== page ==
This white paper was published in and based on information as of January 2008. Also.601-5. displays such as LCDs and plasmas must accurately sample the analog video at the assumed pixel clock rate in order to correctly display the video signal. As with any USB device. At this time. There is no provision for audio or video content protection. it is entirely Plug and Play and even multiple displays can be connected to a host system for multi-monitor applications. green and blue) signals. The DSUB15 “HD-15” connector carries analog red. Also. the operation is heavily tied in with the host operating system. and the relatively low cost of implementation has made VGA the de facto standard. Sophisticated software drivers emulate the actual video graphics adapter hardware. media players etc. xvYCC can be combined with higher bit depths such as 10. remote adjustments and querying of the display device. It’s simple and royalty-free. green. The main limitation to the number of displays is the total available bandwidth of USB and the speed of the host PC. pixel-based VGA connector. the overall screen update performance will be degraded. This allows much richer and more saturated colors to be transmitted. as more displays are added.601-5 or BT. as well as allowing. This has become possible due to the increased bandwidth of USB 2. which has a much larger color gamut than either BT. some 3-D hardware accelerated features are not available.VGA virtual graphics adapter to the host system. Because all of the video graphics adapter hardware is emulated in software. The maximum resolution is limited by the connector bandwidth and cable quality and length. known as “DeepColor” on HDMI. VGA and DVI interfaces do not define the colorspace (intended color gamut) of the video data being transferred.3 spec supports a new color space called xvYCC. This is more suitable for TV video and CE type applications. USB-to-VGA and DVI DisplayLink adapters are also available that can be used to connect existing display monitors that do not have DisplayLink support built in.709-5 for high-definition video. In addition. Because there is no video pixel clock signal present. and BT.709-5. xvYCC allows levels 1-255 to be used. HDMI being targeted for consumer electronics devices does allow the colorspace to be specified for TV type applications.0. and the maximum resolution is limited to 1600x1200. and BT. The VGA standard has been in widespread use for almost 20 years and is still available on many desktop PCs and notebooks. . the HDMI v1. USB connector. Color Spaces and Color Depth VGA and DVI interfaces both transfer video only as RGB (red. when standard definition video is being transferred. blue and vertical and horizontal sync signals. For example. Due to the data transfer limitations of USB. This is done by utilizing the unused video levels of traditional digital YCbCr video to expand the range of available colors to outside the range of BT. DisplayPort and HDMI allow video to be encoded as YCbCr in addition to RGB. Technical information is subject to change. USB Video (DisplayLink) Recently a method of transferring digital video over USB to a compatible display was introduced by Cambridge-based DisplayLink Corp. only 32-bit Windows-based PCs are supported. A display monitor with the necessary DisplayLink hardware built in behaves as a DisplayLink provides an easy way to add additional displays to devices such as notebook PCs. However. 12 and 16 bits per color component (30. While active video of YCbCr is normally limited to levels 16-235 (16-240 for Cb and Cr signals) for 8-bit video. 36 and 48 bits per pixel). An auxiliary data channel called Display Data Channel (DDC) is used by the display to inform the host PC of the resolutions and video timings that it is capable of handling.601-5. the color space is BT.709-5. this system cannot be used to display fullscreen motion video.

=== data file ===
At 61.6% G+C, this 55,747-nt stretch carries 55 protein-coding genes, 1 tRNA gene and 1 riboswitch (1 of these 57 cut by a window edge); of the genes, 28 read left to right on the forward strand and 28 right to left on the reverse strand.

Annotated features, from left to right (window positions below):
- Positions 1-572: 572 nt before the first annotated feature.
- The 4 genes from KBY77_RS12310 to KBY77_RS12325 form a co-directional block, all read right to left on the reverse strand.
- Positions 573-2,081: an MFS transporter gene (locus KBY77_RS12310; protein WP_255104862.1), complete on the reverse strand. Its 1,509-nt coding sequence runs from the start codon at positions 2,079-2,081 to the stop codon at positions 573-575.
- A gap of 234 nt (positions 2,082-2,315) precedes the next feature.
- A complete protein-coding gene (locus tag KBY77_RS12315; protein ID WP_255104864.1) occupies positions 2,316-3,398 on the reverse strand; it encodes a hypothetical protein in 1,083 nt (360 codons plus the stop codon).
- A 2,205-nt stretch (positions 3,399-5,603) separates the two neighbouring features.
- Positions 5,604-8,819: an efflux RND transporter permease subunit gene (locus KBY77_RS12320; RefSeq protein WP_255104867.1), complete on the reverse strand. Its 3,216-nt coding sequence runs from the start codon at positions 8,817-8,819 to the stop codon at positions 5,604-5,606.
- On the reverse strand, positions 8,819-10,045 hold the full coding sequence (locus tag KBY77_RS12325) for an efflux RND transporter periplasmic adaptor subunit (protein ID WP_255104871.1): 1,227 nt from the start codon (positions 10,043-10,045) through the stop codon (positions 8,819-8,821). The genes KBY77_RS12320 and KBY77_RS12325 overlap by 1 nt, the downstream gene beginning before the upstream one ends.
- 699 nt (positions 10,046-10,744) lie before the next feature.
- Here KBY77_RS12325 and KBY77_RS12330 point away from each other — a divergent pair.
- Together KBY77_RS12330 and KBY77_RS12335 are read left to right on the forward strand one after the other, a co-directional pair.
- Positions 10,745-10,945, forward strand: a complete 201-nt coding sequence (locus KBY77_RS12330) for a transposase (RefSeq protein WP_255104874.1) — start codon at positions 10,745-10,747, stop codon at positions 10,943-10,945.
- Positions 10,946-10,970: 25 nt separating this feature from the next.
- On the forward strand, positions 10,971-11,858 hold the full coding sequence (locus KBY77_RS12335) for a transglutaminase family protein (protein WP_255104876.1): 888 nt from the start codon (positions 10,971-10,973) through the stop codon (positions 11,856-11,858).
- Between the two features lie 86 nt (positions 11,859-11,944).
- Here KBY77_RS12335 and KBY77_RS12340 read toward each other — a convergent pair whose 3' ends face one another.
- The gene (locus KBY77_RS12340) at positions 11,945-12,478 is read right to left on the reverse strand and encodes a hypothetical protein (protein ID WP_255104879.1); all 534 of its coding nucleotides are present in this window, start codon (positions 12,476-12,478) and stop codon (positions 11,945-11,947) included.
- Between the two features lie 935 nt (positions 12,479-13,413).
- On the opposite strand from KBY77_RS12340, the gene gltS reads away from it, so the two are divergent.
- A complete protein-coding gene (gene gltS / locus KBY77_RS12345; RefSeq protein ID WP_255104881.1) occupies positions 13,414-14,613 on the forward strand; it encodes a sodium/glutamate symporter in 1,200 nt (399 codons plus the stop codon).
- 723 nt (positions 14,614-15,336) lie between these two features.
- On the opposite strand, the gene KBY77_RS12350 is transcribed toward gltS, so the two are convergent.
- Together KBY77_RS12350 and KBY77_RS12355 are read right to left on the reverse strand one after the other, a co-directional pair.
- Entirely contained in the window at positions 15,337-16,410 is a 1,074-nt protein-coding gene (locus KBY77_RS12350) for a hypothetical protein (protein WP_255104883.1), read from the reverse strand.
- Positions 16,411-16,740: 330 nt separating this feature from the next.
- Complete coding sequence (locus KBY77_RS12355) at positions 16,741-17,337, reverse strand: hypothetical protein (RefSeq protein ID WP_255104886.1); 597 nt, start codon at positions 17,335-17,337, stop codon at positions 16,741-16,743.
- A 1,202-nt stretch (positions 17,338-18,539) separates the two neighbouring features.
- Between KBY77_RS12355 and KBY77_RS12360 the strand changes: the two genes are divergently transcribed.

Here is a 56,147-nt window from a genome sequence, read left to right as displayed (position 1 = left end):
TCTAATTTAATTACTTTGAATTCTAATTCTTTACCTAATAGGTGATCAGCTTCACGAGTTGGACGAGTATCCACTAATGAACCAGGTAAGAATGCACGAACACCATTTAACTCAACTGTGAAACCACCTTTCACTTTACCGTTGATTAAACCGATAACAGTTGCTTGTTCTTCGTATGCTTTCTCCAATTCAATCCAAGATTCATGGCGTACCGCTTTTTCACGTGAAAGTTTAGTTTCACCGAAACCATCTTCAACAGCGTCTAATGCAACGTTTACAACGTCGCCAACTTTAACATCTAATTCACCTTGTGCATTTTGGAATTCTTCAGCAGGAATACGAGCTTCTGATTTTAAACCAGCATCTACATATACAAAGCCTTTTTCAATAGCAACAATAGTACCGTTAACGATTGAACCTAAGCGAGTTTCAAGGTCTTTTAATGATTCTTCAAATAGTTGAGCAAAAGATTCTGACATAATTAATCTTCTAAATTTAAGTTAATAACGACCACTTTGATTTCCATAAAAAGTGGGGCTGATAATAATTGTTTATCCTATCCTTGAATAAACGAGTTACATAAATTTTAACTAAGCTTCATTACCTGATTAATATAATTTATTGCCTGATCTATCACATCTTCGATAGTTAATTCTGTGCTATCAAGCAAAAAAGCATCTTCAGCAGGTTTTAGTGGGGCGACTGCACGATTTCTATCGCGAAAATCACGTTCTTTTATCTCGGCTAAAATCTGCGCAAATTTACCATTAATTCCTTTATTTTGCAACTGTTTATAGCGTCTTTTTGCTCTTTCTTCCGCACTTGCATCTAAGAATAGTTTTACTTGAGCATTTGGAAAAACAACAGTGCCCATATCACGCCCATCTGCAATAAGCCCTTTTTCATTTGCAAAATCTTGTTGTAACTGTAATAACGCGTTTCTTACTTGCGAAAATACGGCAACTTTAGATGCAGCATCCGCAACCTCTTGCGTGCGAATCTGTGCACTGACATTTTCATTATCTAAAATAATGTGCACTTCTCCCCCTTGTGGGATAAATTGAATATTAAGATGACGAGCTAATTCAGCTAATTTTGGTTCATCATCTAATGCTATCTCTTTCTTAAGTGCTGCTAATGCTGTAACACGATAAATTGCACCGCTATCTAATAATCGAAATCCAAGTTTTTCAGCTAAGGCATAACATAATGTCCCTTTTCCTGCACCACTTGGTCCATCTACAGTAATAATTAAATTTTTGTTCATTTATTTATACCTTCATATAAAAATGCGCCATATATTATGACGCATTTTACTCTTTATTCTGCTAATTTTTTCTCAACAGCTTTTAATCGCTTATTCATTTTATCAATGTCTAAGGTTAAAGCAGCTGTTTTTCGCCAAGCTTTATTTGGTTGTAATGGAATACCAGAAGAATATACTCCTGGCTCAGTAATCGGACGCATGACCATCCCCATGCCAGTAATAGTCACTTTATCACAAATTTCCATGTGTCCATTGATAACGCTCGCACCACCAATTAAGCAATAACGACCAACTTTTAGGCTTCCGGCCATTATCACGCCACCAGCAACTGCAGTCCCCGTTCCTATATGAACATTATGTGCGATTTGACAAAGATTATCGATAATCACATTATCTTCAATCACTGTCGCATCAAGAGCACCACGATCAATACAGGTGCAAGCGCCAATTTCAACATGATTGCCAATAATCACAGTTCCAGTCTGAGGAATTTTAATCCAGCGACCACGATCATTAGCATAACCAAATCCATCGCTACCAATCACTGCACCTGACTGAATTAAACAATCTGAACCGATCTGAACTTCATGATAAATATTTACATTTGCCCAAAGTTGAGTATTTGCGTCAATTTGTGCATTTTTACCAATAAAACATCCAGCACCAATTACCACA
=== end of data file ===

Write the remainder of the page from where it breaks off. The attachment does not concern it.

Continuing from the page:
xvYCC RGB RGB Defined Colorspaces BT.601-5 for SDTV None None No No BT. 500 Park Boulevard.709-5 for HDTV BT. DAC speeds 1600x1200 2560x1600 @ 60Hz (dual link) 1920x1200 @ 60 Hz w/ HDMI v1.Video Display Interface Comparison Summary Maximum Resolution Analog support DisplayPort DVI HDMI VGA USB 2560x1600 @ 70Hz and higher 1920x1200 @ 60Hz (single link) 2560x1600 @ 60 Hz w/ HDMI v1.601-5 for SDTV None BT.3 Limited by cable. Suite 1100 Itasca. IL 60143 866-NEC-MORE .709-5 for HDTV sRGB xvYCC601 xvYCC709 sRGB Consumer Electronic Control No No Yes NEC Display Solutions NEC Display Solutions of America. ©All2008 rights reserved. YCbCr RGB RGB.1 No Content Protection DPCP or HDCP (optional) Yes (8 channels x Audio support 192kHz/24bits) 1Mbps AUX Ch Auxiliary Communications channel Latching (20 pin) Connector Max Cable Length 15m Max Bit Depth per 48 bits Pixel Yes No Yes No HDCP (optional) HDCP (optional) N/A N/A No Yes No N/A DDC DDC DDC N/A Captive (29 pin) Non-captive (19 pin Captive (15 pin Types A & C. 29 pin DSUB15) “Type B”) 5m spec but up to 30m 15 maximum practical 100m practical possible maximum 24 bits (single link) 24 bits (48 bits with N/A HDMI v1. Inc. YCbCr.3 “DeepColor”) 48 bits (dual link) Non-captive (4 pin) 5m N/A Pixel Encoding RGB.